Texas grandmother arrested after continuing to send child to school after he was expelled

National

TATUM, Texas (KETK) – Randi Woodley, the Tatum, Texas grandmother at the heart of a dress code controversy, was arrested after continuing to send her grandson to school after he had been expelled and for discrepancies involving who had official guardianship, according to an arrest warrant obtained by KETK News.

Woodley, 51, was arrested on Friday and charged with Abandoning a Child with no Intent to Return as well as perjury. She posted a $22,500 bond on Saturday and was released.

According to the arrest warrant, Woodley was contacted on October 15 by Tatum Police telling her to speak with Tatum ISD principal Tamara Fite.

Fite explained to Woodley that she could not keep sending her grandson, Michael “Tink” Trimble to school because he had been expelled. Woodley demanded that she be given a letter from the school on official letterhead explaining why Trimble was removed from school.

Fite responded that the school had given her enough notice and refused. Woodley responded that she would not be picking up her grandson.

The arrest warrant then states that he dropped off a letter at the local police department and the school explaining why the school had no right to expel Trimble. The police contacted Tatum ISD and Fite told them that Woodley had dropped off the letter, but did not pick up Trimble.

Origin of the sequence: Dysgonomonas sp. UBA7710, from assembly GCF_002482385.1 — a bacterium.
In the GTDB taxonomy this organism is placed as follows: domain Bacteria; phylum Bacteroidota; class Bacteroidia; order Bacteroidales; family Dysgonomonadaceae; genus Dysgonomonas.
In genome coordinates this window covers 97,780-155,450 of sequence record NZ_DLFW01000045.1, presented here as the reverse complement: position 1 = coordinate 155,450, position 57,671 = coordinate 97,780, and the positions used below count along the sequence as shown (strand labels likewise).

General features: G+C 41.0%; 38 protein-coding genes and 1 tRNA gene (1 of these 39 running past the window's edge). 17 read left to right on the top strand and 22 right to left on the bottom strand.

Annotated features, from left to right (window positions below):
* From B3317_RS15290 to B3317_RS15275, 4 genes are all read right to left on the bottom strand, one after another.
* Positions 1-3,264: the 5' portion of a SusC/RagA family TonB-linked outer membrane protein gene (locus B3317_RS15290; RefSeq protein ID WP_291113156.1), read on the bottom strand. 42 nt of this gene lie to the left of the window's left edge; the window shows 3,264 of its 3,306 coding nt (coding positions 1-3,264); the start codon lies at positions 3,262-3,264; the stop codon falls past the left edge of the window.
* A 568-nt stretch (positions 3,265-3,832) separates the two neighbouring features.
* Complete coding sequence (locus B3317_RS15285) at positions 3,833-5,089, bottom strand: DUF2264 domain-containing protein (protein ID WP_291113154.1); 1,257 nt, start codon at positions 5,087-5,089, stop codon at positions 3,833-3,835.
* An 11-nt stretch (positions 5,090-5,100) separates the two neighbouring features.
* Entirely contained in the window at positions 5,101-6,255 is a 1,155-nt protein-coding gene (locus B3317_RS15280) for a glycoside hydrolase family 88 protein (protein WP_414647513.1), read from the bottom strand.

At 4 p.m. Woodley called the police department because Trimble did not get off the school bus that afternoon. She stated that she did not know if something bad had happened to him.

She was told that Trimble was still in the principal’s office because she was told that he was not allowed to ride the bus anymore. Woodley then went to pick up Trimble.

Woodley has been at the center of a fight against Tatum ISD’s dress code, claiming it is discriminatory.

Woodley claims that she was told to cut Trimble’s hair or to “put him in a dress” and refer to him as a girl. She has refused to cut his hair and has promised legal action against the school district.

Tatum ISD has called the claims “baseless” and has refuted all claims that the dress code is discriminatory.

Woodley was also charged with perjury after some discrepancies arose from Trimble’s enrollment in the HeadStart program.

He was initially denied access to the program back in August because Woodley did not meet the economic requirements. Woodley then contacted Fite and requested that guardianship be transferred to her mother, Barbara Johnson, Trimble’s great-grandmother.

She said that economic requirements could be met because Johnson received Social Security benefits. A notarized document was brought to Tatum ISD showing that guardianship had been transferred.

However, it was found that over a month later, Trimble was still living with Woodley.

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